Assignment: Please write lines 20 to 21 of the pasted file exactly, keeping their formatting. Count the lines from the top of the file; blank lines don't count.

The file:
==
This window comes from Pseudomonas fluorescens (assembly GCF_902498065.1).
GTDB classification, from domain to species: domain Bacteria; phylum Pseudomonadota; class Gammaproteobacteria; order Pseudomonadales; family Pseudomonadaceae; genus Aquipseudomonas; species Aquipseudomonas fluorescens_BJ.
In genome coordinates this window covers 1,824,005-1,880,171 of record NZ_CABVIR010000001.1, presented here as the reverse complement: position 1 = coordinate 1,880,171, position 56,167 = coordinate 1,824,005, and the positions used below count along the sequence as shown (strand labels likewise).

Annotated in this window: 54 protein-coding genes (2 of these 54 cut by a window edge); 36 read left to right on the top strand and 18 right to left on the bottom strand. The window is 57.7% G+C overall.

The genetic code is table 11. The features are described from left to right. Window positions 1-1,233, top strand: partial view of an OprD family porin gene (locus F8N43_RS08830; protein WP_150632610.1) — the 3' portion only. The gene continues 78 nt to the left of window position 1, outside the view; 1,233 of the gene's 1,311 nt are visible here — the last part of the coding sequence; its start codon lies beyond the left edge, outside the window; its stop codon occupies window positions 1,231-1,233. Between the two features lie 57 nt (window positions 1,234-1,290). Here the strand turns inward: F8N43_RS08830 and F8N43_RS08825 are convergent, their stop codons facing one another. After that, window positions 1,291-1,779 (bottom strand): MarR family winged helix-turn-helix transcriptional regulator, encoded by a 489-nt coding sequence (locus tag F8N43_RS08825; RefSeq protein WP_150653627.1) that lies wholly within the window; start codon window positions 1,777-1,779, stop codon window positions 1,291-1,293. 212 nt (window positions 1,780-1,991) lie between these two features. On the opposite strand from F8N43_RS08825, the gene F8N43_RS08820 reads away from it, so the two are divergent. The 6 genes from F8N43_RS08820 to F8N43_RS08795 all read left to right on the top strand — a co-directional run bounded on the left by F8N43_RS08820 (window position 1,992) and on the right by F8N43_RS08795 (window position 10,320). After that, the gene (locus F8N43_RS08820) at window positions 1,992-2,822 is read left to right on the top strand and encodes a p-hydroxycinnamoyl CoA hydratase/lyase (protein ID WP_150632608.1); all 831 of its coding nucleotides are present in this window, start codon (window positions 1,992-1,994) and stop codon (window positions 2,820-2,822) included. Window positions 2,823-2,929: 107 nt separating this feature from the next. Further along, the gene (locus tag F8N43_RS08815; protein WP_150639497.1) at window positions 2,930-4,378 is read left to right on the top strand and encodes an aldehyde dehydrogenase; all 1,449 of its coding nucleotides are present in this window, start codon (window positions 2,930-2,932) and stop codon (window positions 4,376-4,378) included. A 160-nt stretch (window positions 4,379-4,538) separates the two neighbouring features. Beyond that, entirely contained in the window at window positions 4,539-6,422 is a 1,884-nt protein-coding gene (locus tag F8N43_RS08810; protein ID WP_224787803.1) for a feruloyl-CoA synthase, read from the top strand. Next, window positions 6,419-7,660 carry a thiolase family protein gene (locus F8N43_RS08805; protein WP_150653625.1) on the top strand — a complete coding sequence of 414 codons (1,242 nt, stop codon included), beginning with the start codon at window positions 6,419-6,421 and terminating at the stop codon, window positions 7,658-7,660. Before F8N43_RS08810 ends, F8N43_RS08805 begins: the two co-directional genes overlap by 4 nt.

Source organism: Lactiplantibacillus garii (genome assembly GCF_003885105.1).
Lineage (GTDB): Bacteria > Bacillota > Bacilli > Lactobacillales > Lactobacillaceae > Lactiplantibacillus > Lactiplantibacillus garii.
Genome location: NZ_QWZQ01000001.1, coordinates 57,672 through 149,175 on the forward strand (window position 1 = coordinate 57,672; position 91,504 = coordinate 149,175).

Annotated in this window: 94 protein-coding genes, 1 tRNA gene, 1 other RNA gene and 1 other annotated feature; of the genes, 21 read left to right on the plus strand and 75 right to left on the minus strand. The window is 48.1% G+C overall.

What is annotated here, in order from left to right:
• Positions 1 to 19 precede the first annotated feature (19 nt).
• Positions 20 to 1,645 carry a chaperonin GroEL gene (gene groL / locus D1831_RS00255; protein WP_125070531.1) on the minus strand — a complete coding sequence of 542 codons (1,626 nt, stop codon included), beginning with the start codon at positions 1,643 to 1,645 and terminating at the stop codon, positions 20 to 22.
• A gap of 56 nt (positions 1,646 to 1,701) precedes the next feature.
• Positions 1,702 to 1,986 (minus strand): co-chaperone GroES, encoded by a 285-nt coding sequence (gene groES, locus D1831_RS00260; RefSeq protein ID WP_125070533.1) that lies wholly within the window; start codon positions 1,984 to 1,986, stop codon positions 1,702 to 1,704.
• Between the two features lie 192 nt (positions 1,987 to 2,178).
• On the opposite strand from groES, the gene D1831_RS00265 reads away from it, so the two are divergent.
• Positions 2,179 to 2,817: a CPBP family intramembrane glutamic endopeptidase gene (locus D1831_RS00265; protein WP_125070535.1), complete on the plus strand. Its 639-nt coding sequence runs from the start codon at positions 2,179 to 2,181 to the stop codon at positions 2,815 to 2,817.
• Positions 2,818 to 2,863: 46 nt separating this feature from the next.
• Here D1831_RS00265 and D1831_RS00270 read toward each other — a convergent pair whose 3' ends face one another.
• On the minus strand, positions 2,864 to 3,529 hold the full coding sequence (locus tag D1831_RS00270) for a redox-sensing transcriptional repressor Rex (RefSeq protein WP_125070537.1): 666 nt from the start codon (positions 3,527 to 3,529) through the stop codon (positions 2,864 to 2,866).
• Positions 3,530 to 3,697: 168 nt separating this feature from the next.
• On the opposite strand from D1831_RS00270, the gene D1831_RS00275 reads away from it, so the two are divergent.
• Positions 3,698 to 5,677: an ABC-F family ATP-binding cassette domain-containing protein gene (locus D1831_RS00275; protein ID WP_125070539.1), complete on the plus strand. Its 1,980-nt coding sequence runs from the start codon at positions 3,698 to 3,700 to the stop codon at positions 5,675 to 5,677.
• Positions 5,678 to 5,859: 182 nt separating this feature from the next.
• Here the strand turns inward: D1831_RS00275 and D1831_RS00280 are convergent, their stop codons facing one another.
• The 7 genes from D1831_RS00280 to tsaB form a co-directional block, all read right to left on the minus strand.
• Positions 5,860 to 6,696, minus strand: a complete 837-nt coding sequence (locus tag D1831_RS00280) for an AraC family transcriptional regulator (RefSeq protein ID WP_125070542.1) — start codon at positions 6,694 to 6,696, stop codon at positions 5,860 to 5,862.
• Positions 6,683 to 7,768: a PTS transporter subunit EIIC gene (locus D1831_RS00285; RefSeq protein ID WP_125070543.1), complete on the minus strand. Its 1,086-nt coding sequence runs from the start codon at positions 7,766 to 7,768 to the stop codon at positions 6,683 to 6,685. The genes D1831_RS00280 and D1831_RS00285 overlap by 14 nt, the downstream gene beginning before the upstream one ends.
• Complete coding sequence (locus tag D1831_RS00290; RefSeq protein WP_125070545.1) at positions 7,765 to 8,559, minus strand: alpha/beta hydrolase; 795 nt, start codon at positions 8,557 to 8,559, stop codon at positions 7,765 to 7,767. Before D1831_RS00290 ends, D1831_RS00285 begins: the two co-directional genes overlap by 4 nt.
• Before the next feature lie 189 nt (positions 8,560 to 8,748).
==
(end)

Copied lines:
• On the minus strand, positions 2,864 to 3,529 hold the full coding sequence (locus tag D1831_RS00270) for a redox-sensing transcriptional repressor Rex (RefSeq protein WP_125070537.1): 666 nt from the start codon (positions 3,527 to 3,529) through the stop codon (positions 2,864 to 2,866).
• Positions 3,530 to 3,697: 168 nt separating this feature from the next.